Back in 1967, when Scottish inventor John Shepherd-Barron was sitting in his bathtub he had an epiphany: “If vending machines could dispense chocolate bars,” he thought, “why couldn’t they dispense cash”? 1 Ten years later, Citibank invested $100mm to install Automated Teller Machines all over New York City.
Some of us were alive then (and some of us were too young to even reach the Automated Teller Machine never mind withdraw any money but I digress…). What some of us may remember is there was a heated debate leading up to the launch on these strange new kiosks.
A common argument against ATMs was that people wanted to have a personal relationship with their banker. The trust generated by shaking someone’s hand and looking into his/her eyes could never be established with a faceless machine just distributing cash. Then, of course, there was the familiar routine of going to the bank, waiting in line and eventually standing directly across from the bank teller who would expertly and with a flourish, lay out the bills like a fan, counting as they went.
“Hi, Mr. Friedberg. So nice to see you again! It sure is hot out there! The usual today? Certainly. Aaaand, five, ten, fifteen, twenty, twenty-five. Anything else I can do for you? Alrighty then. Thank you and have a nice day!”
Then, the unthinkable happened.
ATMs really took off. REALLY took off. Today, ATMs are so ubiquitous that there’s a page on the World Bank web site that shows how many ATMs there per capita by country. Did you know, for example, that in Kazakhstan, there are nearly 72 ATMs per 100,000 people? That’s 50% more than Mexico!
It turns out people just wanted their money. No pleasantries or fanning flourishes from the tellers.
Fast forward nearly forty years and people are not only banking online without the benefit of a teller, they’re buying and selling all manner or goods and services without so much as a salesperson. Turns out consumers don’t need retail sales people much anymore either. They just want their stuff. Properly packed, and delivered on-time.
But the mandate of convenience does NOT end with ATMs and purchasing and selling goods and services online. Turns out that people want fast and fair resolution to problem transactions (aka disputes).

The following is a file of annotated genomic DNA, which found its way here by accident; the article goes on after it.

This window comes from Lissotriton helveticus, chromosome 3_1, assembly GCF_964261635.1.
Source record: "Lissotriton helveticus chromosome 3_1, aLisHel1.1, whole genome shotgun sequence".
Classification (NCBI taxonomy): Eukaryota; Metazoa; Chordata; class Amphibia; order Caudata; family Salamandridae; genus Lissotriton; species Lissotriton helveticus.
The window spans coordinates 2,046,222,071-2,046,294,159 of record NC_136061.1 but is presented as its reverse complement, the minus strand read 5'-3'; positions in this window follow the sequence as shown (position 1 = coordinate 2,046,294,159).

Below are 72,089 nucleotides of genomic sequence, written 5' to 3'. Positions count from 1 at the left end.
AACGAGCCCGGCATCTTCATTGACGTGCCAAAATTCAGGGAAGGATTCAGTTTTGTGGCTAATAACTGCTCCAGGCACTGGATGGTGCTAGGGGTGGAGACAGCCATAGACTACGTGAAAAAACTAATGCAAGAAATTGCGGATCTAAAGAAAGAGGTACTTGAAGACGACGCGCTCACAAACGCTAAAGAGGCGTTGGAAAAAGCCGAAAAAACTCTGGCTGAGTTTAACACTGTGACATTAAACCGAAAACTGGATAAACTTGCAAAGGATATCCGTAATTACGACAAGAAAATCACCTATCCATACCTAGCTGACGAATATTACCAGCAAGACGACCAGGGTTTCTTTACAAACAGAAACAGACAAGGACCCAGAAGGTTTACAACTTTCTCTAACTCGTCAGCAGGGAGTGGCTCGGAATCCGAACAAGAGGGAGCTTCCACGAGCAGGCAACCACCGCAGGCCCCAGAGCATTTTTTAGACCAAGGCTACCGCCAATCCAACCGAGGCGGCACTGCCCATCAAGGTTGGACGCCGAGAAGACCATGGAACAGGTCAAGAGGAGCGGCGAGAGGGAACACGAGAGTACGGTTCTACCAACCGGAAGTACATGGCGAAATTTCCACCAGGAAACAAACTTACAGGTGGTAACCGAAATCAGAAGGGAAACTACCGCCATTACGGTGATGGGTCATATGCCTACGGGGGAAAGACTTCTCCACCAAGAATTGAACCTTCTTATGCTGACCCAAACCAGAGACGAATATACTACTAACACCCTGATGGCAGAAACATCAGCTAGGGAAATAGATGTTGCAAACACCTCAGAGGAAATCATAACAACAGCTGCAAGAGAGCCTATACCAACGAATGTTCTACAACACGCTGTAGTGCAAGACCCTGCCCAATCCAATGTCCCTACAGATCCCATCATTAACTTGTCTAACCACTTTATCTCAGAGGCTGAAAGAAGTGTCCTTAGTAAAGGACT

“I didn’t receive my item.”
“I received the item but it’s…
- the wrong size
- the wrong color
- completely different from the item description
- the wrong item altogether
- the wrong… [fill in the blank]
“My car was smoky”
“The room was dirty”
“The food was inedible”
“The freelancer delivered inferior work”
“The [product or service] was [adjective]”
And on and on and on…
The question we hear a lot is, what about empathy? Shouldn’t companies whose customers have experienced a bad transaction avail their customer support teams to every incoming dispute? The answer is… No.
Let’s first define empathy: “The feeling that you understand and share another person’s experiences and emotions: the ability to share someone else’s feelings”. 2
The reality is that in today’s eCommerce world, scaling empathy merely by increasing customer support people is NOT SCALABLE. Companies that attempt to do this are destined for failure because they cannot keep up with the pace of disputes. So how does an eCommerce company “scale empathy?”
Through technology. Seriously.
By implementing a rules-based, technology-driven resolution process, eCommerce companies actually deliver fast and fair resolutions for their customers. This, in turn, increases loyalty. It’s that simple.
To quote my colleague, Mike Greene who is the newest member of the team, “companies are actually being more empathetic by speeding up the resolution process than allowing it to slow down through traditional body-driven processes.”
Technology is advancing…
Remember those ATMs that only dispensed cash? They’re being replaced by more powerful and flexible machines that accept stacks of checks all at once, scanning and reading them, and rarely making mistakes. As such, bank customers now trust the machines, and in many cases prefer them for simple interactions.
As for resolving customer complaints… Although no longer in its infancy, online dispute resolution is still young and maturing quickly. We often say that eCommerce customers don’t want to talk to customer service as much as they want their dispute resolved. It’s this type of thinking that impelled eBay to launch its Item Not Received process in 2004. Since then, the online resolution process has advanced rapidly to include features that help companies and government agencies resolve all manner of disputes, including the most complex. From property assessment appeals to auto-insurance cases to eCommerce transaction disputes, Modria is demonstrating how technology really can help resolve disputes while delivering empathy to end users.
What about the bank tellers?
There are fewer bank tellers today, to be sure. The tellers instead focus on the exceptional processes, the tasks that require deliberation and advice. The administrative tasks have been transferred to the ATMs. These changes are good for consumers, and good for the banks.
Just so, technologies like Modria turn customer support teams into heroes and heroines by making them more efficient, to dedicate their time and effort to customer interactions that truly require high touch.
Three years before his death at age 84, John Shepherd-Barron was interviewed. He predicted that cash would all but disappear within three to five years and that customers would swipe their cellphones at cash registers to pay for things. 3 Perhaps not a big leap of faith. But it’s a reminder that technology waits for no one. Stops for nothing. Brilliant minds the world over are coding madly to solve problems through software, perhaps even problems we didn’t know we had, until – of course – we knew we had them (like social networking and ATMs).